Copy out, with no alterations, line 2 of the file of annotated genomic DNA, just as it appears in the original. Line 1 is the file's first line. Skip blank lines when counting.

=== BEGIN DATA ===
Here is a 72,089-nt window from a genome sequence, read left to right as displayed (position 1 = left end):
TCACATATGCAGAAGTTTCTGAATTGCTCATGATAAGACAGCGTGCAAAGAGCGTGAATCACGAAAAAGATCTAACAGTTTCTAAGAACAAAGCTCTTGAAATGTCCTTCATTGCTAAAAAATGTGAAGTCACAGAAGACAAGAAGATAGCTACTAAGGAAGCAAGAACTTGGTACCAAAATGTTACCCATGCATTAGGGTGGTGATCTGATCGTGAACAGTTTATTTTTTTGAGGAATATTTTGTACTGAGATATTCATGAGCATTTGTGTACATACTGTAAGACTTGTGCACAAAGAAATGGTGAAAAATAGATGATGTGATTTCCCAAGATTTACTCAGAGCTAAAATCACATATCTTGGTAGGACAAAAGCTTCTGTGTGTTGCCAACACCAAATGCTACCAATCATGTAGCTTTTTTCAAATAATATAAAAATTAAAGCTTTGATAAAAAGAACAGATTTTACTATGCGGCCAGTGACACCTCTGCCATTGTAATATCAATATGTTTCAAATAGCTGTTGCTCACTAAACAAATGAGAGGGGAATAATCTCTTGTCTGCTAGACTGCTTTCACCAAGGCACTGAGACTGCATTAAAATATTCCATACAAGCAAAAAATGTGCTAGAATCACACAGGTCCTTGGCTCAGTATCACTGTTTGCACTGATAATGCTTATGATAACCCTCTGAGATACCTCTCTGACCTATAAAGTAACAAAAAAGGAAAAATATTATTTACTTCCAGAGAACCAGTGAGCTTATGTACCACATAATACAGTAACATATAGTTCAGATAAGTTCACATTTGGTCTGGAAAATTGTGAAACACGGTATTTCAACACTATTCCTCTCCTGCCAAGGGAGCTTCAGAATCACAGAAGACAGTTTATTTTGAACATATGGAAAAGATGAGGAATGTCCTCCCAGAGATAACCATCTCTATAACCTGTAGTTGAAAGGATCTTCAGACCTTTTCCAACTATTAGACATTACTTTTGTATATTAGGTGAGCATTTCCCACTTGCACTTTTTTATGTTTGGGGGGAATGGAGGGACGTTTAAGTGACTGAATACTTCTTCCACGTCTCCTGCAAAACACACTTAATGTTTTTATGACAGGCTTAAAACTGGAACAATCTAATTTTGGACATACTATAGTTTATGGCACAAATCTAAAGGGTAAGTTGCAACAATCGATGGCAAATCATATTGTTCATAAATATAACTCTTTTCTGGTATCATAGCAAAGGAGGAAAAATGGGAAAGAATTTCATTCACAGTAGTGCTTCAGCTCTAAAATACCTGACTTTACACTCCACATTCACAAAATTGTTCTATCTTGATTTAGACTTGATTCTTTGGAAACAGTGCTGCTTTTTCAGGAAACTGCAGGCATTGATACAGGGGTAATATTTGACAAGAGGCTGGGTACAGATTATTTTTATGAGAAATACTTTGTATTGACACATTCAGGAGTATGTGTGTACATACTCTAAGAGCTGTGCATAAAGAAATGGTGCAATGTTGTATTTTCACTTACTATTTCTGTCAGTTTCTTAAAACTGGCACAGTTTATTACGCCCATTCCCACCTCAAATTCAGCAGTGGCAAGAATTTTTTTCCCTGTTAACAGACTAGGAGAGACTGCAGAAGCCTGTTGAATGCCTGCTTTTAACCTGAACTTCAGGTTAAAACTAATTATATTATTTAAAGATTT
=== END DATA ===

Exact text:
TCACATATGCAGAAGTTTCTGAATTGCTCATGATAAGACAGCGTGCAAAGAGCGTGAATCACGAAAAAGATCTAACAGTTTCTAAGAACAAAGCTCTTGAAATGTCCTTCATTGCTAAAAAATGTGAAGTCACAGAAGACAAGAAGATAGCTACTAAGGAAGCAAGAACTTGGTACCAAAATGTTACCCATGCATTAGGGTGGTGATCTGATCGTGAACAGTTTATTTTTTTGAGGAATATTTTGTACTGAGATATTCATGAGCATTTGTGTACATACTGTAAGACTTGTGCACAAAGAAATGGTGAAAAATAGATGATGTGATTTCCCAAGATTTACTCAGAGCTAAAATCACATATCTTGGTAGGACAAAAGCTTCTGTGTGTTGCCAACACCAAATGCTACCAATCATGTAGCTTTTTTCAAATAATATAAAAATTAAAGCTTTGATAAAAAGAACAGATTTTACTATGCGGCCAGTGACACCTCTGCCATTGTAATATCAATATGTTTCAAATAGCTGTTGCTCACTAAACAAATGAGAGGGGAATAATCTCTTGTCTGCTAGACTGCTTTCACCAAGGCACTGAGACTGCATTAAAATATTCCATACAAGCAAAAAATGTGCTAGAATCACACAGGTCCTTGGCTCAGTATCACTGTTTGCACTGATAATGCTTATGATAACCCTCTGAGATACCTCTCTGACCTATAAAGTAACAAAAAAGGAAAAATATTATTTACTTCCAGAGAACCAGTGAGCTTATGTACCACATAATACAGTAACATATAGTTCAGATAAGTTCACATTTGGTCTGGAAAATTGTGAAACACGGTATTTCAACACTATTCCTCTCCTGCCAAGGGAGCTTCAGAATCACAGAAGACAGTTTATTTTGAACATATGGAAAAGATGAGGAATGTCCTCCCAGAGATAACCATCTCTATAACCTGTAGTTGAAAGGATCTTCAGACCTTTTCCAACTATTAGACATTACTTTTGTATATTAGGTGAGCATTTCCCACTTGCACTTTTTTATGTTTGGGGGGAATGGAGGGACGTTTAAGTGACTGAATACTTCTTCCACGTCTCCTGCAAAACACACTTAATGTTTTTATGACAGGCTTAAAACTGGAACAATCTAATTTTGGACATACTATAGTTTATGGCACAAATCTAAAGGGTAAGTTGCAACAATCGATGGCAAATCATATTGTTCATAAATATAACTCTTTTCTGGTATCATAGCAAAGGAGGAAAAATGGGAAAGAATTTCATTCACAGTAGTGCTTCAGCTCTAAAATACCTGACTTTACACTCCACATTCACAAAATTGTTCTATCTTGATTTAGACTTGATTCTTTGGAAACAGTGCTGCTTTTTCAGGAAACTGCAGGCATTGATACAGGGGTAATATTTGACAAGAGGCTGGGTACAGATTATTTTTATGAGAAATACTTTGTATTGACACATTCAGGAGTATGTGTGTACATACTCTAAGAGCTGTGCATAAAGAAATGGTGCAATGTTGTATTTTCACTTACTATTTCTGTCAGTTTCTTAAAACTGGCACAGTTTATTACGCCCATTCCCACCTCAAATTCAGCAGTGGCAAGAATTTTTTTCCCTGTTAACAGACTAGGAGAGACTGCAGAAGCCTGTTGAATGCCTGCTTTTAACCTGAACTTCAGGTTAAAACTAATTATATTATTTAAAGATTT